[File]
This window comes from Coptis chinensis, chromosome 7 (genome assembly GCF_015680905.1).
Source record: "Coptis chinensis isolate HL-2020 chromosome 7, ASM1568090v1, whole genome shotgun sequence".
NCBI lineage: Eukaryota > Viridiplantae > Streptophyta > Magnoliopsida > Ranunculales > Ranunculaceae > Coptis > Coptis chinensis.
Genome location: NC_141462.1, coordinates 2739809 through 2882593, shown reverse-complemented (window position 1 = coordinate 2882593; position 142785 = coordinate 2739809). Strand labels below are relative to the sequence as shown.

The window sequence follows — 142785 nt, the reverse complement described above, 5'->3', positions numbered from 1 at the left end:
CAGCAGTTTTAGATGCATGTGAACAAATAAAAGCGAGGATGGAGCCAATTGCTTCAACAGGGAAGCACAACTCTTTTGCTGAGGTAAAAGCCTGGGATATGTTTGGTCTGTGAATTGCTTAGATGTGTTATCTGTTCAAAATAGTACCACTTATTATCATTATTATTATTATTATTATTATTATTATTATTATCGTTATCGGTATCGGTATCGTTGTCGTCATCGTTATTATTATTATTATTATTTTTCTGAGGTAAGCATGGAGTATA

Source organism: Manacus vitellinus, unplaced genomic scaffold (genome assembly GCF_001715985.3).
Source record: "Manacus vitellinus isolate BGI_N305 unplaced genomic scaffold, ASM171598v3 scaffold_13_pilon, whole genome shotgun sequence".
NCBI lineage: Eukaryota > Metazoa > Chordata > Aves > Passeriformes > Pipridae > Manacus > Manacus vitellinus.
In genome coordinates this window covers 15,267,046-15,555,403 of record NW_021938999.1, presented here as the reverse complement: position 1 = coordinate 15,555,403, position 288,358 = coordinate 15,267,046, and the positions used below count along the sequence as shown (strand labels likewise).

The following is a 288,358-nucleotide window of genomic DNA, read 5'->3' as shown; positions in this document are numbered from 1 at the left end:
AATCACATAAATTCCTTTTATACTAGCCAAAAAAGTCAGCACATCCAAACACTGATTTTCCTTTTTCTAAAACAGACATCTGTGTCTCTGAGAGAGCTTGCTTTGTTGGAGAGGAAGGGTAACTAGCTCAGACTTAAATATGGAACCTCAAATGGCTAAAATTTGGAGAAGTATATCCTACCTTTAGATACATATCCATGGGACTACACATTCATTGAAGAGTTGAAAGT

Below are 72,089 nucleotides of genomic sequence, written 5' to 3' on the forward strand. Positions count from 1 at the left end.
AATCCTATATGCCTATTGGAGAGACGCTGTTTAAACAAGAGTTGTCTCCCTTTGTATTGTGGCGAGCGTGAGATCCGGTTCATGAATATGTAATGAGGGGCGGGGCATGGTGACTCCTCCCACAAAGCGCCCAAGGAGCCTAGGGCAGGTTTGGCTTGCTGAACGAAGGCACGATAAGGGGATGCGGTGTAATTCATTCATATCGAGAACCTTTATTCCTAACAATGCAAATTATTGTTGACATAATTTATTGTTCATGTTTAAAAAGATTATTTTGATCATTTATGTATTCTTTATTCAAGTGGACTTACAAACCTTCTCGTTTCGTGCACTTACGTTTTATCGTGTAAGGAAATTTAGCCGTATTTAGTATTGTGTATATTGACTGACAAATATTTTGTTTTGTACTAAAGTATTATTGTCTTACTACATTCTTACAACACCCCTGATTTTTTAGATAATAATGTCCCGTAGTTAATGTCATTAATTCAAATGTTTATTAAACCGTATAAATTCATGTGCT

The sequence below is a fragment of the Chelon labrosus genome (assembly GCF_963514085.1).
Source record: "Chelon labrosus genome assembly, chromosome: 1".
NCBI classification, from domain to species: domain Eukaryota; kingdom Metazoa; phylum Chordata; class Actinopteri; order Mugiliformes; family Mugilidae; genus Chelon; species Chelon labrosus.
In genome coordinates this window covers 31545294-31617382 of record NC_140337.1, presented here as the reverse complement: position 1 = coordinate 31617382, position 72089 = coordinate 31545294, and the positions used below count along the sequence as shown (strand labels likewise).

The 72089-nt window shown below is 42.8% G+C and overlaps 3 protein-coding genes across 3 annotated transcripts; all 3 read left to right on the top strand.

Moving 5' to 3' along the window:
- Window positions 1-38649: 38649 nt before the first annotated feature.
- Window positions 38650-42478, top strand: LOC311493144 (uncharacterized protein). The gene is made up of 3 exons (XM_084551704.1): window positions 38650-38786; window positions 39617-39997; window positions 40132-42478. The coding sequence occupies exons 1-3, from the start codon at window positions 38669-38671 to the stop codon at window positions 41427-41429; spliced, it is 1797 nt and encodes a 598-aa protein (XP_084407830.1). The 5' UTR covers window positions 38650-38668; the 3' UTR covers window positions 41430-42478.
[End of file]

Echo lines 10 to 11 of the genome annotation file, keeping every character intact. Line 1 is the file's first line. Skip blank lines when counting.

In genome coordinates this window covers 15,267,046-15,555,403 of record NW_021938999.1, presented here as the reverse complement: position 1 = coordinate 15,555,403, position 288,358 = coordinate 15,267,046, and the positions used below count along the sequence as shown (strand labels likewise).

The following is a 288,358-nucleotide window of genomic DNA, read 5'->3' as shown; positions in this document are numbered from 1 at the left end: